DCSIMG

Teenager to sue after exam fiasco

A LOTHIANS teenager who worked for nine months to re-sit a Higher exam - only to be told she had passed first time around, is suing the Scottish Qualifications Authority.

Claire Bowen, 18, formerly a pupil at St David’s High in Dalkeith, was told she failed Higher music in August 2000 amid the exams fiasco.

Her school appealed against the result, but was unsuccessful.

However the SQA, which bungled thousands of grades in what became the 2000 results crisis, had not counted all the marks Miss Bowen had received in the practical part of her music exam.

After spending nine months preparing for the re-sit Miss Bowen received a new certificate last May stating that she had passed a year earlier with Grade B.

By that time it was too late for her to study her choice of new subject , art and design and she had lost time which she could have spent focusing on her other resits - maths and biology.

In what could prove to be a test case, her solicitor Cameron Fyfe is taking legal action against the SQA for damages on the basis that their negligence harmed her academic career.

He is also asking for compensation for the distress, anxiety and damage to her psychological health she suffered as a result of the SQA’s mistake.

Mr Fyfe said: "This is one of the more extreme cases to come out of the fiasco. Many of the other pupils who were let down did not bother to sue because they wanted to get on with their lives. But Claire feels she is entitled to claim compensation for the stress, distress and trauma this has caused her.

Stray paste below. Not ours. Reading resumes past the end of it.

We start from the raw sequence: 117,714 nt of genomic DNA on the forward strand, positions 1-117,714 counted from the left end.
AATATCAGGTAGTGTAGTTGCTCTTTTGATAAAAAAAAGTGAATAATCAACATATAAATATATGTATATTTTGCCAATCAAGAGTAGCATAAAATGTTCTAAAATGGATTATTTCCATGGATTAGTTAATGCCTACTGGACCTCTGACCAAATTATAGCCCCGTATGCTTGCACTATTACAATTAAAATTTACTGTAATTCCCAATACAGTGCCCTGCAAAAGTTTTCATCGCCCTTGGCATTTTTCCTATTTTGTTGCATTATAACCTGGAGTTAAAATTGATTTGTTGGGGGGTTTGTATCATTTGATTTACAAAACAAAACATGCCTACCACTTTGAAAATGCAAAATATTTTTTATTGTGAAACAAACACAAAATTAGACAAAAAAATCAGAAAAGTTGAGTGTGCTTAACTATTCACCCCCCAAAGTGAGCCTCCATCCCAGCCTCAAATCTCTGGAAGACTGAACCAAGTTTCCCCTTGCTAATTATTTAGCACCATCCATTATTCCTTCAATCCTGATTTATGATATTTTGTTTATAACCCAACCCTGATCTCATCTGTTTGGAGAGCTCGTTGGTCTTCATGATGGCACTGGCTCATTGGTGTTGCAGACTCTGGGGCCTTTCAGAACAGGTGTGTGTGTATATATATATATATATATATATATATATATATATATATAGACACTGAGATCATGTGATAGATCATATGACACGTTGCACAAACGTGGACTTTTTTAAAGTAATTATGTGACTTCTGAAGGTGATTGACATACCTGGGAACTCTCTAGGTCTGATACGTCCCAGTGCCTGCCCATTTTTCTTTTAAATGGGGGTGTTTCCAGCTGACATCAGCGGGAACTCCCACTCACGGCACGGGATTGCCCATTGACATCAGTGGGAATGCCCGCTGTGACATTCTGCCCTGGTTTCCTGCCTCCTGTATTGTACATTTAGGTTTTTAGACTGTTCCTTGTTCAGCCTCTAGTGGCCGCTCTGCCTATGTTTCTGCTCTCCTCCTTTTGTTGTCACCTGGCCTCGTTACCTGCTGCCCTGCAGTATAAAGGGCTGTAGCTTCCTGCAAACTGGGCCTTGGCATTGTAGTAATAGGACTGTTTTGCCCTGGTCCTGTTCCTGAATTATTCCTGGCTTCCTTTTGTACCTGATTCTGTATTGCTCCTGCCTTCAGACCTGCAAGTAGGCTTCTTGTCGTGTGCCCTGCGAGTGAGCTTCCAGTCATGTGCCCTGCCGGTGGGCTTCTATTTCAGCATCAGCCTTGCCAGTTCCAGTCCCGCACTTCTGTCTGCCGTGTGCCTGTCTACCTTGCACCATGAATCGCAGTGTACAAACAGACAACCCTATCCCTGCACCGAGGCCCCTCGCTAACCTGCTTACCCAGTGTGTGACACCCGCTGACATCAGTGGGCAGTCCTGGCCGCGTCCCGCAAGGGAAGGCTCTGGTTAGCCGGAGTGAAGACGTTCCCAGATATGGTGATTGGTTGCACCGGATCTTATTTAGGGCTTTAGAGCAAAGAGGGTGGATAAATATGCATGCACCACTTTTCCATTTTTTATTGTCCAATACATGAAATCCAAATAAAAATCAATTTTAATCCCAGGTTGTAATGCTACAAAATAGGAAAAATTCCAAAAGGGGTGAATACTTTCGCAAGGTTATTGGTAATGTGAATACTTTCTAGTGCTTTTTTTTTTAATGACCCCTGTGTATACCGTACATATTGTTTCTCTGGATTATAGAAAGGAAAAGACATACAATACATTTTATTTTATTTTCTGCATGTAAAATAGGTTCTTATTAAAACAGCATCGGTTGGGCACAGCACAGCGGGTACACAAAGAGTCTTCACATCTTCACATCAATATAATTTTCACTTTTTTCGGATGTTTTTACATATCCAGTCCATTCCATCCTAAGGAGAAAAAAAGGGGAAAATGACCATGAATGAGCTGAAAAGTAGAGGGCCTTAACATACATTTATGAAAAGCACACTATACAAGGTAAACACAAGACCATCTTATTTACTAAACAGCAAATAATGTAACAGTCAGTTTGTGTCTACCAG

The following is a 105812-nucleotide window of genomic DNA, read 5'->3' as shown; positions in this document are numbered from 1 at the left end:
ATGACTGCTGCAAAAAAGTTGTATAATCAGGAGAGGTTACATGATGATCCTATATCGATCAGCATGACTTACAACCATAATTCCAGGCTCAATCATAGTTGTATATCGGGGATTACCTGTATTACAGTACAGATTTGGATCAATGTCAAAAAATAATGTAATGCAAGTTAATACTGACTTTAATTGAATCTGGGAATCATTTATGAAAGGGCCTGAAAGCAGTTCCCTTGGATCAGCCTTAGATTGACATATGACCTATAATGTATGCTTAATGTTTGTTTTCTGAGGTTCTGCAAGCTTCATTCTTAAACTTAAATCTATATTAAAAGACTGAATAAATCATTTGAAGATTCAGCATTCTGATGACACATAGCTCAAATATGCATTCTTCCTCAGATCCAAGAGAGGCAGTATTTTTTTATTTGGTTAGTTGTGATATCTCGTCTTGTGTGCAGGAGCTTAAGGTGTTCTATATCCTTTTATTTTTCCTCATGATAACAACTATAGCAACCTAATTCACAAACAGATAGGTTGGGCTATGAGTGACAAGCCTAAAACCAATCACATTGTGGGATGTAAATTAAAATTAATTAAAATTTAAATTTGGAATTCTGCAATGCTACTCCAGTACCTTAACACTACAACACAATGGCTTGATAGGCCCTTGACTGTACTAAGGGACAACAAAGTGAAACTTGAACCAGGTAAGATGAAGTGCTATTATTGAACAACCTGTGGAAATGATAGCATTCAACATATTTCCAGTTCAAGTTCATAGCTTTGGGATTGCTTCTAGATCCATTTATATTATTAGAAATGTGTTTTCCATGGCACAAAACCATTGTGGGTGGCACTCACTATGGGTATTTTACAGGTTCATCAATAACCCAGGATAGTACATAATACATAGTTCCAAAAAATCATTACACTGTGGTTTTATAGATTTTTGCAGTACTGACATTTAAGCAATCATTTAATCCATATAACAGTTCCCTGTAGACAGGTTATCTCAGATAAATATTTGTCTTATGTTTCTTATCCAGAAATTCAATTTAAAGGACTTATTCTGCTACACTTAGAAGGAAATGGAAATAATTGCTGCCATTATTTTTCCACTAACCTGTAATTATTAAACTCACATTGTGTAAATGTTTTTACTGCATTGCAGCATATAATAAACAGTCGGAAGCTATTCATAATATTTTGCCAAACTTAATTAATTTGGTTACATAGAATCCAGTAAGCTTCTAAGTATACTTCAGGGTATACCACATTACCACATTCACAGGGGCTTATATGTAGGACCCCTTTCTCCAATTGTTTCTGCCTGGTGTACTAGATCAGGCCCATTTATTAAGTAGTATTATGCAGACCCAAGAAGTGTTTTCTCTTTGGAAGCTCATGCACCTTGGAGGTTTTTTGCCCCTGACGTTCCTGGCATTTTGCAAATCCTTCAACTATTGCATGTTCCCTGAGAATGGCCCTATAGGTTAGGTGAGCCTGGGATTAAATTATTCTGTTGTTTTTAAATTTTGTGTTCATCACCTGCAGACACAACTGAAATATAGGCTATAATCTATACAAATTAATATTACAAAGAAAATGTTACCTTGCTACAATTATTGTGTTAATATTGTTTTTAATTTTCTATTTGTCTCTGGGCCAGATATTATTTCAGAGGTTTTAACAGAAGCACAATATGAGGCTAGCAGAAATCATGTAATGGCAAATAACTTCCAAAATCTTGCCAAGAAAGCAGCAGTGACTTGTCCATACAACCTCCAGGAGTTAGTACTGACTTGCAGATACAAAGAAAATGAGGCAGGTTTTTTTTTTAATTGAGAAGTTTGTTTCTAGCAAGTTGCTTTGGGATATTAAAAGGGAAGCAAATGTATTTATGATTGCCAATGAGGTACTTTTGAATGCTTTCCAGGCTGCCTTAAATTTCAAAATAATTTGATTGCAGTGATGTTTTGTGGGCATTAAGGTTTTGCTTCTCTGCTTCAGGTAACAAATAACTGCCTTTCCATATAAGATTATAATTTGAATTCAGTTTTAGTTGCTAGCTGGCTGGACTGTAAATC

"We are also trying to claim compensation for the fact that she spent a year unnecessarily studying a subject again, which may have harmed her academic career. There is no legal precedent for the latter claim, so we are breaking new ground."

Today Miss Bowen has three Highers at grades B and C, when she might have had four including art and design - enough to win a university place.

Instead of studying towards a degree she has spent the last six months working in a temporary job waiting for a college place at Jewel and Esk Valley College.

And she is still upset about what has happened.

She said: "I am still really angry about it. It took practically a whole year to inform me and I had already sat part of my Higher music, the performance part."

Mr Bowen described how receiving the original failure notice affected his daughter in a letter to former chief executive of the SQA Mr Morton.

He said: "To a girl who suffers low self-esteem at the best of times this was shattering news and she was very demoralised and very depressed."

Mr Morton admitted in a letter to Mr Bowen: "This must be the worst case we have had to deal with in the light of the management problems last year."

Jack McConnell, in his previous role as education minister, also told Mr Bowen the authority’s handling of the case had been "unacceptable at all stages."

He continued: "I know that there is little I can say that will be of much comfort to you or Claire, but as a parent myself I can fully sympathise with the distress this has caused your family."

A spokesman for the SQA said: "We are aware of the circumstances in this unfortunate case and, as it is being dealt with by our lawyers, we feel unable to comment further."

 
 
 

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